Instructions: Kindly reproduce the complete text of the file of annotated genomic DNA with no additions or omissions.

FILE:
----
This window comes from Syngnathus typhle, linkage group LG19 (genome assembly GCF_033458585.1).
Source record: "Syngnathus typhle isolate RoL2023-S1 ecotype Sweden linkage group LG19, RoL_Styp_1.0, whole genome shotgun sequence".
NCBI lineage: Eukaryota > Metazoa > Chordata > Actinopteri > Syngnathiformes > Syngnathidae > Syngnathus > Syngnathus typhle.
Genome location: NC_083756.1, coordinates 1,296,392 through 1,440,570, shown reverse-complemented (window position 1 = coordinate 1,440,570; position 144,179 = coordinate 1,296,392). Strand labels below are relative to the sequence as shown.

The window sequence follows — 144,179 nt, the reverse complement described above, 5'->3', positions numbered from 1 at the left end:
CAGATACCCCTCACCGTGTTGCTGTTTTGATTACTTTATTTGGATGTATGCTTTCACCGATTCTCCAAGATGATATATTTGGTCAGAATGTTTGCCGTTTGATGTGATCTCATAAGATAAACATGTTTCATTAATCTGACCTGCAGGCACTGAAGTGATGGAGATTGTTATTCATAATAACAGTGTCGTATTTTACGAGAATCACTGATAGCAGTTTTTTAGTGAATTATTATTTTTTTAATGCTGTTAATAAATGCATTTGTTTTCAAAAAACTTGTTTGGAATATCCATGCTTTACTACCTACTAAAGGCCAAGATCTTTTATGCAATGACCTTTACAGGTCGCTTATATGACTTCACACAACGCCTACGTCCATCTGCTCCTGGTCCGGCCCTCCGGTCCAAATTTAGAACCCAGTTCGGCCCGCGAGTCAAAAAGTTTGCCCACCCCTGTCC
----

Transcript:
This window comes from Syngnathus typhle, linkage group LG19 (genome assembly GCF_033458585.1).
Source record: "Syngnathus typhle isolate RoL2023-S1 ecotype Sweden linkage group LG19, RoL_Styp_1.0, whole genome shotgun sequence".
NCBI lineage: Eukaryota > Metazoa > Chordata > Actinopteri > Syngnathiformes > Syngnathidae > Syngnathus > Syngnathus typhle.
Genome location: NC_083756.1, coordinates 1,296,392 through 1,440,570, shown reverse-complemented (window position 1 = coordinate 1,440,570; position 144,179 = coordinate 1,296,392). Strand labels below are relative to the sequence as shown.

The window sequence follows — 144,179 nt, the reverse complement described above, 5'->3', positions numbered from 1 at the left end:
CAGATACCCCTCACCGTGTTGCTGTTTTGATTACTTTATTTGGATGTATGCTTTCACCGATTCTCCAAGATGATATATTTGGTCAGAATGTTTGCCGTTTGATGTGATCTCATAAGATAAACATGTTTCATTAATCTGACCTGCAGGCACTGAAGTGATGGAGATTGTTATTCATAATAACAGTGTCGTATTTTACGAGAATCACTGATAGCAGTTTTTTAGTGAATTATTATTTTTTTAATGCTGTTAATAAATGCATTTGTTTTCAAAAAACTTGTTTGGAATATCCATGCTTTACTACCTACTAAAGGCCAAGATCTTTTATGCAATGACCTTTACAGGTCGCTTATATGACTTCACACAACGCCTACGTCCATCTGCTCCTGGTCCGGCCCTCCGGTCCAAATTTAGAACCCAGTTCGGCCCGCGAGTCAAAAAGTTTGCCCACCCCTGTCC